Lacunarity is related to the spatial distribution of gap or hole sizes. For low lacunarity, all gap sizes are the same and geometric objects are deemed homogeneous; conversely, for high lacunarity, gap sizes are variable and objects are therefore heterogeneous. Textures that are homogeneous at small scales can be quite heterogeneous at large scales and vice versa, and hence, lacunarity can be considered a scale-dependent measure of heterogeneity or texture. In this article, we use a lacunarity method based on a differential box counting approach to identify urban land-use and land-cover classes from satellite sensor data. Our methodology focuses on two different gliding box methods to compute lacunarity values and demonstrate a mirror extension approach for a local moving window. The extension approach overcomes, or at least minimizes, the boundary problem. The results from our study suggest that the overlapping box approach is more effective than the skipping box approach, but that there is no significant difference between window sizes. Our work represents a contribution to not only advances in textural and spatial metrics as used in remote-sensing pattern interpretation but also for broadening understanding of the computational geometry of nonlinear shape models of which lacunarity is the reciprocal of fractal theory.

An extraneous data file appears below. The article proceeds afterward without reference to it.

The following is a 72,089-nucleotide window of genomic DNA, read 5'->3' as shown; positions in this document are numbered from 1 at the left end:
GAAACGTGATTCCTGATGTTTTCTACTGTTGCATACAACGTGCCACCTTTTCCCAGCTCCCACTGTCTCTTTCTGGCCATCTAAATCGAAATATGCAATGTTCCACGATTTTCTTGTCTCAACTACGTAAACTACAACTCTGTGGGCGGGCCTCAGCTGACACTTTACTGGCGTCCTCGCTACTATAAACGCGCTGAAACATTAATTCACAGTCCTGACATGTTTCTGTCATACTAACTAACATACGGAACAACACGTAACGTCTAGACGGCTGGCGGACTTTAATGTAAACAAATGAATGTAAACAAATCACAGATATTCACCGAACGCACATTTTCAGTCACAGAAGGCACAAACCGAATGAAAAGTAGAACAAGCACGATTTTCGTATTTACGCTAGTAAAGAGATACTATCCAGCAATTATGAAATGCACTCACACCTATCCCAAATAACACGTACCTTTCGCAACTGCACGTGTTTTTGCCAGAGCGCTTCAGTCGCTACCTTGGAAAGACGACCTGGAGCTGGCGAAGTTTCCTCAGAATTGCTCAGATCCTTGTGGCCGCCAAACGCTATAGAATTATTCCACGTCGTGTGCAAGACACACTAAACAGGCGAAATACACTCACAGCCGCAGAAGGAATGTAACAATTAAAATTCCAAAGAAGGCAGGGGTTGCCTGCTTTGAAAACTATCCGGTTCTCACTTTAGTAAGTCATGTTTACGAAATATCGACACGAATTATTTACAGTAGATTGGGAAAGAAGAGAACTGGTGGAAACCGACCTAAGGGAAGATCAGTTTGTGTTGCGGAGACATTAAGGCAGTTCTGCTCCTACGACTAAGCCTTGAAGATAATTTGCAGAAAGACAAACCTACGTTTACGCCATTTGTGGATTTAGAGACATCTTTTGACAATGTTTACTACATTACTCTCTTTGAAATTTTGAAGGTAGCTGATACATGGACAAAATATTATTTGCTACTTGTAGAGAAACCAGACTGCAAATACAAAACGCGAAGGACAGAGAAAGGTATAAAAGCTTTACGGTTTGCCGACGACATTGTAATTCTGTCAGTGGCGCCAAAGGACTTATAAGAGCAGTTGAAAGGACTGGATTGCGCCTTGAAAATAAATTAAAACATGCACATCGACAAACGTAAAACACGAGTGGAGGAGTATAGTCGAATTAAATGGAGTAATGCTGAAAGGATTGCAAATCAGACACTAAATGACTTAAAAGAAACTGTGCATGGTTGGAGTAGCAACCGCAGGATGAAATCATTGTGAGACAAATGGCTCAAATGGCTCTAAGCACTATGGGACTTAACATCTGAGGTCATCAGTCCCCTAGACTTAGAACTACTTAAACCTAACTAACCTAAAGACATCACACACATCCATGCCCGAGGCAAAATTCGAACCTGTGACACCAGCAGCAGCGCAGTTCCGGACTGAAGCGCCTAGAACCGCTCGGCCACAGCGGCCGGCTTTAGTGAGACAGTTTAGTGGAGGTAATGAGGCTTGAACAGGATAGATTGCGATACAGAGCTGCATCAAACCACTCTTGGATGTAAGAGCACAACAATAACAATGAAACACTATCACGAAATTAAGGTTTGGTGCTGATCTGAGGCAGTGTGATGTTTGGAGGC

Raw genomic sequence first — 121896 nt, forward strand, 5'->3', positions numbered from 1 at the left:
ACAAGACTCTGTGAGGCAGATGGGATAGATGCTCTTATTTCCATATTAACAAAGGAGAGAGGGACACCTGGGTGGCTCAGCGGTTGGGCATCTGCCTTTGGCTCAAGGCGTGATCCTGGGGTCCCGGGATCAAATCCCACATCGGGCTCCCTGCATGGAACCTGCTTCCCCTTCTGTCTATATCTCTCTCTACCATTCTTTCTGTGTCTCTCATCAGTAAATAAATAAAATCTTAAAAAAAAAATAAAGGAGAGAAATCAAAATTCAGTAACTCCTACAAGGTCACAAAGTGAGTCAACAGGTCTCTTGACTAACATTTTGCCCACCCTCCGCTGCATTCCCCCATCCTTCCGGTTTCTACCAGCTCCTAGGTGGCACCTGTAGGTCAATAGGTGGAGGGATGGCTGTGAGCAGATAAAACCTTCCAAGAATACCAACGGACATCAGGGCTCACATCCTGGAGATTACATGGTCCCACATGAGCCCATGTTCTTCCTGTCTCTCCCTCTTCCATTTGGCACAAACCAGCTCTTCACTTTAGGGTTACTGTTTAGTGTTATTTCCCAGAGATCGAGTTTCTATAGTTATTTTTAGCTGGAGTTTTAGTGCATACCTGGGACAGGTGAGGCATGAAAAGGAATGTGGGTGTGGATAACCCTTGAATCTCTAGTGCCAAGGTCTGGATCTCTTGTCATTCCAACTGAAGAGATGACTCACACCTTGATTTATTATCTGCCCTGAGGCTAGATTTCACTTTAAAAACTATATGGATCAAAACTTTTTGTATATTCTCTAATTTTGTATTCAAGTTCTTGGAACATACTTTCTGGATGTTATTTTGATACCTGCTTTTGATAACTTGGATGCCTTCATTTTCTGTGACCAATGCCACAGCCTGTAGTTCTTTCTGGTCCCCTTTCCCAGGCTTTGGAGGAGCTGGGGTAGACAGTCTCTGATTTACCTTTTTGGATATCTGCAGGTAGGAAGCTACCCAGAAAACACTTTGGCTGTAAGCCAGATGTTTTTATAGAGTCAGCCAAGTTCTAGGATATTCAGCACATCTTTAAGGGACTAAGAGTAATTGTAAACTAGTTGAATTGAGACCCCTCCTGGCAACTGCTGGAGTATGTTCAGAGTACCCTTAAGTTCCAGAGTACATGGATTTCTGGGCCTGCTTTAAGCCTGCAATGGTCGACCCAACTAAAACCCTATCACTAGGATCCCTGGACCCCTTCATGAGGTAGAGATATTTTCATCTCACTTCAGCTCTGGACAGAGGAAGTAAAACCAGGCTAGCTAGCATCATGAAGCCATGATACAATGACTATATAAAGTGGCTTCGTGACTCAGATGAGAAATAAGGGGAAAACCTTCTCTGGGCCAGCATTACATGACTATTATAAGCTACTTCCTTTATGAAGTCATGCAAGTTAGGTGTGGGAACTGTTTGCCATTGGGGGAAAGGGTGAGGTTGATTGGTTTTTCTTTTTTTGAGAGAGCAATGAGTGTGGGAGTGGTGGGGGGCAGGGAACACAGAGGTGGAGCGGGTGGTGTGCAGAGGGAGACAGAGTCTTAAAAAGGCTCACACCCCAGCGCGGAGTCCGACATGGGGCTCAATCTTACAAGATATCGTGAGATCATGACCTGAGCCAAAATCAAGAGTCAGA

ASJC Scopus subject areas
- Geography, Planning and Development
- Earth-Surface Processes